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Charles F. Scott (engineer)

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Charles F. Scott
Born(1864-09-19)September 19, 1864
DiedDecember 17, 1944(1944-12-17) (aged 80)
AwardsIEEE Edison Medal (1929)

Charles Felton Scott (September 19, 1864 in Athens, Ohio – December 17, 1944) was an electrical engineer, professor at Yale University and known for the Scott connection.[1][2]

He graduated from Ohio State University in 1885 and went on to graduate study at Johns Hopkins University. Scott joined the engineering staff of the Westinghouse Electric and Manufacturing Company in Pittsburgh, PA, in 1888. He assisted the inventor Nikola Tesla with his work on the alternating-current induction motor. Scott also carried out experimental high voltage transmission line work at Telluride, Colorado with Ralph D. Mershon.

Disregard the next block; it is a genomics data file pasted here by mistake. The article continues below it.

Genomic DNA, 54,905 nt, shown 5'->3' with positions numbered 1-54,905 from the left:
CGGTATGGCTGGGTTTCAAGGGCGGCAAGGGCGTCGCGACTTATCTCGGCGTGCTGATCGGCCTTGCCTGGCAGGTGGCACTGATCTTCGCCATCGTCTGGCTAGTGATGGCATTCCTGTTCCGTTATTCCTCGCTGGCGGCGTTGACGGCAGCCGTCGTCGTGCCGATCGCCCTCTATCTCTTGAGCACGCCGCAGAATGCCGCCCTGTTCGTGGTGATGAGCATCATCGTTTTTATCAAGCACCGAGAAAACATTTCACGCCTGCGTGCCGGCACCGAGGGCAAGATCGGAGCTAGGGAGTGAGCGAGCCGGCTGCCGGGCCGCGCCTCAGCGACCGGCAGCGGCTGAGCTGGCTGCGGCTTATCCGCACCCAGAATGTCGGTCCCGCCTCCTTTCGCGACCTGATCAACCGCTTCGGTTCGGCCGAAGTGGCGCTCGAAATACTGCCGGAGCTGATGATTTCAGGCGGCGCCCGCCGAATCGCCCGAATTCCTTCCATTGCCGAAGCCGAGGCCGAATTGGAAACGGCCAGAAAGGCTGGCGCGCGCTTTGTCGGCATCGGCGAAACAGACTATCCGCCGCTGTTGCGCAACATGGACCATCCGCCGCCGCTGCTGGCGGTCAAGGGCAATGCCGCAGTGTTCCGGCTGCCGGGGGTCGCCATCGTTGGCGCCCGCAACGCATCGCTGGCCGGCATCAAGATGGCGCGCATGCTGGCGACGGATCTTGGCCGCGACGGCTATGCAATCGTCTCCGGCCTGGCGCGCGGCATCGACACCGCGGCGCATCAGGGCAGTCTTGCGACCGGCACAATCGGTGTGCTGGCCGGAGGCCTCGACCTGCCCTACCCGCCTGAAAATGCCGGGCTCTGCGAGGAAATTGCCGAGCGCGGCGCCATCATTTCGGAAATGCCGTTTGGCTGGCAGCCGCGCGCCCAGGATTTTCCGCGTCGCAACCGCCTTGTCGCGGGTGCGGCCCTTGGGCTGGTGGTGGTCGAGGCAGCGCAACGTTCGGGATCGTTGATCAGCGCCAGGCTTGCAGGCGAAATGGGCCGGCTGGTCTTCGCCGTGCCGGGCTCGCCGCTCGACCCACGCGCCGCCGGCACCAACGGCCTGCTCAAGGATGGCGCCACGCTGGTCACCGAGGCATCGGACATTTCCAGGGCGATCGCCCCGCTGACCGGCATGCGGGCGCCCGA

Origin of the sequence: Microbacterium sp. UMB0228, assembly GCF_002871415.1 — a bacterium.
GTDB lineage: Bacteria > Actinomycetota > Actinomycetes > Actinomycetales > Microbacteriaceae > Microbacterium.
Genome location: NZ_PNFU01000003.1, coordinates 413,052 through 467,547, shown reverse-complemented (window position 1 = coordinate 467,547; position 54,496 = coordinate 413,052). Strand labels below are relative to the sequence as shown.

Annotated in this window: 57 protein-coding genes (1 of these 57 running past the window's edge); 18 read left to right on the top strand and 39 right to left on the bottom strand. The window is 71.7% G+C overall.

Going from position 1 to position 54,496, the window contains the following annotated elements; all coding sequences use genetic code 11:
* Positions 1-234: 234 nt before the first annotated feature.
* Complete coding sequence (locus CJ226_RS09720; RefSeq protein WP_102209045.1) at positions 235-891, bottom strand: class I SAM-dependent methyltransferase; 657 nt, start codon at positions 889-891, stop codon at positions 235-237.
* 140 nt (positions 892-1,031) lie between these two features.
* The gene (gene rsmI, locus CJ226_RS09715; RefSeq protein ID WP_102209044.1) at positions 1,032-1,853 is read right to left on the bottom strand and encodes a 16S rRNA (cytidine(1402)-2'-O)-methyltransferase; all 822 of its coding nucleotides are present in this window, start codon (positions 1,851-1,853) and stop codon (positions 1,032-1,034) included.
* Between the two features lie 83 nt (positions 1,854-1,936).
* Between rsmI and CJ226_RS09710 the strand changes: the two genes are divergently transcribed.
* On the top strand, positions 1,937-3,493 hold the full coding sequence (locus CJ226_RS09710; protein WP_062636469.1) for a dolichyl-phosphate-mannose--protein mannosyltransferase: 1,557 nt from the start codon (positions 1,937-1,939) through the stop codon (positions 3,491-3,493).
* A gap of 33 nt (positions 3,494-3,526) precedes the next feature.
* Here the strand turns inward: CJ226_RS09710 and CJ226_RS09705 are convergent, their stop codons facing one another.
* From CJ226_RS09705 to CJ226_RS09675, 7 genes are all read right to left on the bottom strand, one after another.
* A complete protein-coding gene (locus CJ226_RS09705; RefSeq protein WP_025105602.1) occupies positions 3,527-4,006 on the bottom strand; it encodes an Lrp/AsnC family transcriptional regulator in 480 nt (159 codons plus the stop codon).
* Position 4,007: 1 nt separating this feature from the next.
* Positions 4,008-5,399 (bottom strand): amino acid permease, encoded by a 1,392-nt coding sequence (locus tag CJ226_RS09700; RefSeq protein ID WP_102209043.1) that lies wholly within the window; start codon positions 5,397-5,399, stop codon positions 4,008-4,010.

He was president of the American Institute of Electrical Engineers (AIEE later IEEE).[3] He received the 1929 AIEE Edison Medal.


  1. ^ Brittain, J. E. (2007). "Electrical Engineering Hall of Fame: Charles F. Scott". Proceedings of the IEEE. 95 (4): 836–839. doi:10.1109/JPROC.2006.892488.
  2. ^ "Charles Scott, 80, Electrical Expert, Yale Professor Emeritus is dead". The New York Times. December 19, 1944. Retrieved December 24, 2012.
  3. ^ "Charles F. Scott". IEEE Global History Network. IEEE. Retrieved 8 August 2011.
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Charles F. Scott (engineer)
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